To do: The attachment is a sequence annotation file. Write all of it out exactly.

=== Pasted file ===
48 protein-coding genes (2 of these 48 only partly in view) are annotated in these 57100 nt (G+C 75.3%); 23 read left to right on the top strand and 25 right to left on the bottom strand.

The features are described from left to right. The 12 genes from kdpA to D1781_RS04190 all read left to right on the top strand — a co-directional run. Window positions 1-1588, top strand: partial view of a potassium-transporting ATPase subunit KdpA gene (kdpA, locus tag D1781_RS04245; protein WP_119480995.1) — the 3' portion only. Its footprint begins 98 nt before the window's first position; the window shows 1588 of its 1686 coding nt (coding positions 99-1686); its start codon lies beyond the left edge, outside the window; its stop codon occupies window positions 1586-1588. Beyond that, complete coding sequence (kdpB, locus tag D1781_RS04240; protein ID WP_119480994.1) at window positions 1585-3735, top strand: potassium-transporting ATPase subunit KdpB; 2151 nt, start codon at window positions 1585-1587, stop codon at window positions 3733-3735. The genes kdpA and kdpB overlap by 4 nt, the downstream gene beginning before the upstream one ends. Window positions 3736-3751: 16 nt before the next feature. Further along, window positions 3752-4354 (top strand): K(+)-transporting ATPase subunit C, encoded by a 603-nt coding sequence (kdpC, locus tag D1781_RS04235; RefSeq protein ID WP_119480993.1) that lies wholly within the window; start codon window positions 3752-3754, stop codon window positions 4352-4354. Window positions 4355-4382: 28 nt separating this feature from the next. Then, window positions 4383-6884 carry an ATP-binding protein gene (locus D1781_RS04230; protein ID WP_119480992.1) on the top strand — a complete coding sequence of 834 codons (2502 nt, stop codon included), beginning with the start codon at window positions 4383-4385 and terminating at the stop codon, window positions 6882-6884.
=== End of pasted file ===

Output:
48 protein-coding genes (2 of these 48 only partly in view) are annotated in these 57100 nt (G+C 75.3%); 23 read left to right on the top strand and 25 right to left on the bottom strand.

The features are described from left to right. The 12 genes from kdpA to D1781_RS04190 all read left to right on the top strand — a co-directional run. Window positions 1-1588, top strand: partial view of a potassium-transporting ATPase subunit KdpA gene (kdpA, locus tag D1781_RS04245; protein WP_119480995.1) — the 3' portion only. Its footprint begins 98 nt before the window's first position; the window shows 1588 of its 1686 coding nt (coding positions 99-1686); its start codon lies beyond the left edge, outside the window; its stop codon occupies window positions 1586-1588. Beyond that, complete coding sequence (kdpB, locus tag D1781_RS04240; protein ID WP_119480994.1) at window positions 1585-3735, top strand: potassium-transporting ATPase subunit KdpB; 2151 nt, start codon at window positions 1585-1587, stop codon at window positions 3733-3735. The genes kdpA and kdpB overlap by 4 nt, the downstream gene beginning before the upstream one ends. Window positions 3736-3751: 16 nt before the next feature. Further along, window positions 3752-4354 (top strand): K(+)-transporting ATPase subunit C, encoded by a 603-nt coding sequence (kdpC, locus tag D1781_RS04235; RefSeq protein ID WP_119480993.1) that lies wholly within the window; start codon window positions 3752-3754, stop codon window positions 4352-4354. Window positions 4355-4382: 28 nt separating this feature from the next. Then, window positions 4383-6884 carry an ATP-binding protein gene (locus D1781_RS04230; protein ID WP_119480992.1) on the top strand — a complete coding sequence of 834 codons (2502 nt, stop codon included), beginning with the start codon at window positions 4383-4385 and terminating at the stop codon, window positions 6882-6884.